Creating a support system through connectivity
Updated: Jan 28
Personal support systems and a sense of belonging are vital tools for strengthening your mental wellbeing.
There are certain things you can practice to train your brain to think well. It’s like flexing a muscle – when exercised, each of these simple tools and techniques can strengthen your ability to take control of and enhance your mental wellbeing.
One of these tools is ‘connectivity’, which is about having meaningful relationships, creating and nurturing a support structure around you, and feeling a sense of belonging. Through actively seeking deeper connections and choosing a wide social network, we are more able to bounce forward and find ways to be content in our everyday lives.
Brené Brown, a research professor in social work and human connection, states in her book Gifts of Imperfection that people are “biologically, cognitively, physically and spiritually wired to love, to be loved, and to belong.” When we aren’t connected to other people, we can feel isolated and undervalued, yet when we feel connected, our mental wellbeing is strengthened, reinforced and nourished.
There are billions of people on the planet, and even though we might interact with several people in our day, we can all still feel lonely and isolated from time to time. It’s when you actively engage with people, by putting down your phone, turning away from the screen and looking them in the eye, that you truly nurture and develop the relationship. Having meaningful connections is about being present.
Connectivity is a two-way street, so it’s vital that you're both giving and receiving. If you feel that a relationship with someone isn’t having a positive influence on your life, then make the conscious decision to distance yourself. It is ok to say no and to put yourself first.
Making a deliberate choice to only allow positive and encouraging people into your inner sanctum will help to raise your confidence, and improve your motivation and your resilience. Being around supportive people empowers you to bring about positive change for yourself and others.
Once you’ve put energy into cultivating meaningful relationships, these people become a support system that you can lean on when you’re facing life’s complexities.
Drawing on and fostering your support network is vital, as it can bring you strength, wisdom and energy when you are feeling depleted. Positive people will cheer you on, hold you accountable in achieving your goals, and help you become the best version of yourself.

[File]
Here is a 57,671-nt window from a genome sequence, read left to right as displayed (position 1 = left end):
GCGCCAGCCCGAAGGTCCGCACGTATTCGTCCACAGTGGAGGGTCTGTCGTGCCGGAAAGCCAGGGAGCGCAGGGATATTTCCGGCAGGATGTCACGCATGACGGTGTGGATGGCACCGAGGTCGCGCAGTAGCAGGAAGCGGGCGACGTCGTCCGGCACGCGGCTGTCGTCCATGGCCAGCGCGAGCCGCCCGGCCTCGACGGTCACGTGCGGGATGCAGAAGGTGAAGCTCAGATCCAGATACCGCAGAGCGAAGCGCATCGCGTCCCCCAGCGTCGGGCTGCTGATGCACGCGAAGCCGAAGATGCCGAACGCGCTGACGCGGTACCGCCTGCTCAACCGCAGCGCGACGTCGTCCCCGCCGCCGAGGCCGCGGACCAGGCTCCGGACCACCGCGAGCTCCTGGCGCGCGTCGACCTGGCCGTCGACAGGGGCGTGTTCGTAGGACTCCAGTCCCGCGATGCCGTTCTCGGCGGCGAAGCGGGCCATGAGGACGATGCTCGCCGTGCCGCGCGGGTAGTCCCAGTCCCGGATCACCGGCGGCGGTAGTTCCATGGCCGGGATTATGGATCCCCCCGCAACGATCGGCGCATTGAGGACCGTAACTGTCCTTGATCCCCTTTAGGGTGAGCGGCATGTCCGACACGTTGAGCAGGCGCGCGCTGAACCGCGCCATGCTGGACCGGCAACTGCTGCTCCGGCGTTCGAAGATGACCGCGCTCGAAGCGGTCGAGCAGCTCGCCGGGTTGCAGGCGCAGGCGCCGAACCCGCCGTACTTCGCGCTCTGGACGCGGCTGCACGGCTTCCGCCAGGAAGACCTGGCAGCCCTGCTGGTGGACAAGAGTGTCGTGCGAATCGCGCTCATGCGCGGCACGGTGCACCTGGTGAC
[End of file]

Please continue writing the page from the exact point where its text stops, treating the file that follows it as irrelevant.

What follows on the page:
Having several strong connections across the many different areas of your life is also very important. This helps affirm your self-identity and broadens your perspective, while giving you a more holistic sense of where you fit in the world. It can also provide a sanctuary if something isn’t going well in another facet of your life. A well-functioning support system reminds you that you're contributing to the universe and that what you're doing is important.
Community and belonging
When it comes to belonging, our requirements will vary. It’s ok to want your own space and time to reflect, but knowing there are people to reach out to as your needs change can prove invaluable.
Creating a greater sense of belonging within a larger community can also be rewarding. Volunteering is a great way to increase your feeling of connectivity, and it is also associated with increased feelings of happiness, purpose and accomplishment.
Ultimately, we are hardwired to be social and interact with others. We are at our best when we surround ourselves with people who make us feel good, and in turn, we make them feel good too.
We come alive when we actively and positively engage with others – we laugh, we smile and we grow. Connectivity is vital to mental wellbeing and flourishing in life.
Michelle Lim is a lecturer in Clinical Psychology at Swinburne University and Chair of the scientific advisory committee ‘Australian Coalition to End Loneliness’.
"Loneliness hurts, and unfortunately it affects everyone at some point in their lives. As human beings are a social species, and loneliness can be detrimental to our health. People who are lonely are more likely to experience a variety of physical and mental illnesses, compared with those who are more socially connected.
"Learning to connect in a meaningful way can help combat loneliness and improve feelings of connectivity. The quality of the relationships we hold is far more important than the quantity.
"If you feel lonely and the thought of getting out there to connect with others is overwhelming, consider improving the quality of an existing relationship you already have, or perhaps turning a current acquaintance into a better friendship. Smaller steps – like making an effort to reach out to an old friend or strengthening an existing friendship – can be a less intimidating way to foster your connections with others."
Originally published on www.onelife.aiavitality.com.au on July 6, 2017.
Alisa Camplin is an Olympic Gold Medalist, in-demand Keynote Speaker, Corporate Ambassador, and Human Performance Consultant who delivers results-driven Resilience and Human Performance Training and Development Programs. Connect with Alisa.